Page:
Split Pea Soup
Note: Dry split peas come in either yellow or green. The yellow ones are milder in flavor, though sometimes hard to find; the green taste, well, greener. Either works well. Check through the split peas and rinse them before adding to the soup. When you’re dicing the vegetables for the soup (which is different from when you are cutting them up for the stock), make sure that all of the vegetables are cut in the same size. My preference is for them to be diced very small, but if you like larger chunks in your soup, by all means cut them that way. The bigger the pieces of vegetables are, the longer it will take for them to soften. This is a versatile recipe, so if you prefer more or fewer vegetables in the soup, add them accordingly. You’re the cook! From Lee Svitak Dean.
For the stock:
• Ham bone
• 3 carrots, cut in chunks
• 3 or 4 ribs of celery, with leaves, cut in several pieces
• 1 large onion, cut in quarters
• 1 to 2 tsp. peppercorns
• 2 bay leaves
For the soup:
• 3 carrots, diced
• 1 large onion, diced
• 4 ribs of celery, diced
• 1 tbsp. olive oil
• 1 (16-oz.) bag split peas (see Note), picked over and rinsed
• 2 c. chopped or diced ham
Fill a large pot with 20 cups water and add the ham bone, carrot chunks, celery and onion. Add the peppercorns and bay leaves. Bring to a boil, then lower the heat. Simmer, uncovered, for at least an hour and up to 2 hours, watching the level of water, adding more water if the level drops too much. (The liquid will reduce by about half if you simmer it for 2 hours.)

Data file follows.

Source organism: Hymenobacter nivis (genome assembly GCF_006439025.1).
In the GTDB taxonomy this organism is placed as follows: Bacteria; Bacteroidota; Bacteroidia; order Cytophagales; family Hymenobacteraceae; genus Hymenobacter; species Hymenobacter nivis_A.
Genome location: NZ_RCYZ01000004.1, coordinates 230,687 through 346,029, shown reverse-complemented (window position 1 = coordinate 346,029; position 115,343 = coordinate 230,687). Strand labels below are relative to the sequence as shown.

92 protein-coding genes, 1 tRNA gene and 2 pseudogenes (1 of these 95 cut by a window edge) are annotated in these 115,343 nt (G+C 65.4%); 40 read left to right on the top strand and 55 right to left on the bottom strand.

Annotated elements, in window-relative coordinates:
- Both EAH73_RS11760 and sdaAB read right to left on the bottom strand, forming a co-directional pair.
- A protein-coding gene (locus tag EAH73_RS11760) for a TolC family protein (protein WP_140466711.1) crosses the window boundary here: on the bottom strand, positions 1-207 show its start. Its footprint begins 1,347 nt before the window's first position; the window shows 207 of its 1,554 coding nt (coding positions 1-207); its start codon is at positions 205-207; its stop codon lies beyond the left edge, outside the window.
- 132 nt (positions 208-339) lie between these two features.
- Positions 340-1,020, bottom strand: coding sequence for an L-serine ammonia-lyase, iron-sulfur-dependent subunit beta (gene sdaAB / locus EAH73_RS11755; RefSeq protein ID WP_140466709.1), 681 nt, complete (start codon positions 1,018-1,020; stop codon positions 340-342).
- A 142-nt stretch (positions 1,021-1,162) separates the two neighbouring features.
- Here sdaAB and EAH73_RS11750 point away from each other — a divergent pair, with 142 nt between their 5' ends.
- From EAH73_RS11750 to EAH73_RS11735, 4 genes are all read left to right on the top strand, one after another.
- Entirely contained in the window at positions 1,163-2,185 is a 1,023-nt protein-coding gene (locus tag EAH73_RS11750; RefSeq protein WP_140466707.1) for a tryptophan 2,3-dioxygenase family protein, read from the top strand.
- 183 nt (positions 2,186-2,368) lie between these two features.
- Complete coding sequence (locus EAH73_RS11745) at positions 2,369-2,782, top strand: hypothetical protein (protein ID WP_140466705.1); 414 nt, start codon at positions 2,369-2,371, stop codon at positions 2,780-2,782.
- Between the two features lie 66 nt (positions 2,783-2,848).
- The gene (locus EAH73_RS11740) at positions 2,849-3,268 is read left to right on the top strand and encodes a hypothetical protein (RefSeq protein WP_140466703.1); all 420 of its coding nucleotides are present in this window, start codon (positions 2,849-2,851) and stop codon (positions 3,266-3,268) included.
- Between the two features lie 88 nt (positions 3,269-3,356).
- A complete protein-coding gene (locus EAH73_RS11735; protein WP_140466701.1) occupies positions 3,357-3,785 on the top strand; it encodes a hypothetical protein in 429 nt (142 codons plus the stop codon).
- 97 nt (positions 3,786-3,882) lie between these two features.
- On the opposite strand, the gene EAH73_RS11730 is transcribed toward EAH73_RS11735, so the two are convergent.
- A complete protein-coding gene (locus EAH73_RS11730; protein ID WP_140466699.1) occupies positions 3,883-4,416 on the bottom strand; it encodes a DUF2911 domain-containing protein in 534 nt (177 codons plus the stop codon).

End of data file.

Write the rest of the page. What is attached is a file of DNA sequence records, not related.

Remove the soup pot from the heat and carefully strain the solid ingredients, discarding them. Refrigerate the stock to cool. (To protect the refrigerator shelf, I always put a potholder under the bowl when I put the hot liquid into the cold refrigerator.)
The next day (or once the stock is cool), skim off the fat that has solidified on top of the soup and discard it. Begin to warm the stock over medium heat.
Meanwhile, sauté the diced carrots, onion and celery in oil for 5 minutes, until slightly softened. Add the cooked vegetables to the stock, along with the split peas, and bring the mixture to a boil, then lower the heat and simmer the soup for about 35 minutes, or until the peas are soft. Add the ham in the last 10 minutes or so.
If you prefer the soup puréed, use a blender to purée it (if using a counter blender, do a few cups at a time). If you would like a little texture to the soup, skip that step.
Variation: Instead of split peas, use beans (cooked Great Northern or pintos are good), or add diced potatoes and cooked bacon, along with some greens and the usual carrot-celery-onion medley, to the stock. Or use sweet potatoes with some greens in the stock. You could also make the soup with water, chicken or vegetable broth rather than the ham stock.
Brown Sugar Ham
Note: Need space in your oven for many dishes to cook? Prepare a ham in a slow cooker with lots of brown sugar. (A 5-quart slow cooker can hold up to a 10-pound ham. Do not let the ham touch the top of the cooker; cut the ham to fit the cooker, if necessary.) You won’t need to add any water to the slow cooker because ham contains a significant amount of water. Only have ham slices? The brown sugar method also works if you’re cooking a few slices on top of the stove in a skillet. From Lee Svitak Dean.
• Brown sugar (for an 8-lb. ham, use about 2 c.)
• Ham (chunk or slices)
In a slow cooker or skillet, sprinkle half the brown sugar. Place ham, flat side down, on sugar and sprinkle remaining brown sugar on top.
In a slow cooker, heat on low for 6 to 8 hours, or on high for about 3 hours. In a skillet, cook until meat is thoroughly heated through and sugar has melted and caramelized on meat.